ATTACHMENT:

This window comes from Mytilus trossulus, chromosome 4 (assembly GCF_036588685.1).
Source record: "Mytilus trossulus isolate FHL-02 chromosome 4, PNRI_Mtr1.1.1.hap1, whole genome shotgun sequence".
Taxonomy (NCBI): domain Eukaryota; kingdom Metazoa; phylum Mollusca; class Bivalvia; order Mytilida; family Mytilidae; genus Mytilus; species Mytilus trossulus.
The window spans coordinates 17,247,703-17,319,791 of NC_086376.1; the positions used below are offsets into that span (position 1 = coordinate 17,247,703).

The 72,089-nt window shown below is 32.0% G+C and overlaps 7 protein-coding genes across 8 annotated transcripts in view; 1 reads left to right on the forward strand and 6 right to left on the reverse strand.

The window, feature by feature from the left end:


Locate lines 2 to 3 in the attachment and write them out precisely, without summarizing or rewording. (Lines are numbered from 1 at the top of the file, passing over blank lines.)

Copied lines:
Source record: "Mytilus trossulus isolate FHL-02 chromosome 4, PNRI_Mtr1.1.1.hap1, whole genome shotgun sequence".
Taxonomy (NCBI): domain Eukaryota; kingdom Metazoa; phylum Mollusca; class Bivalvia; order Mytilida; family Mytilidae; genus Mytilus; species Mytilus trossulus.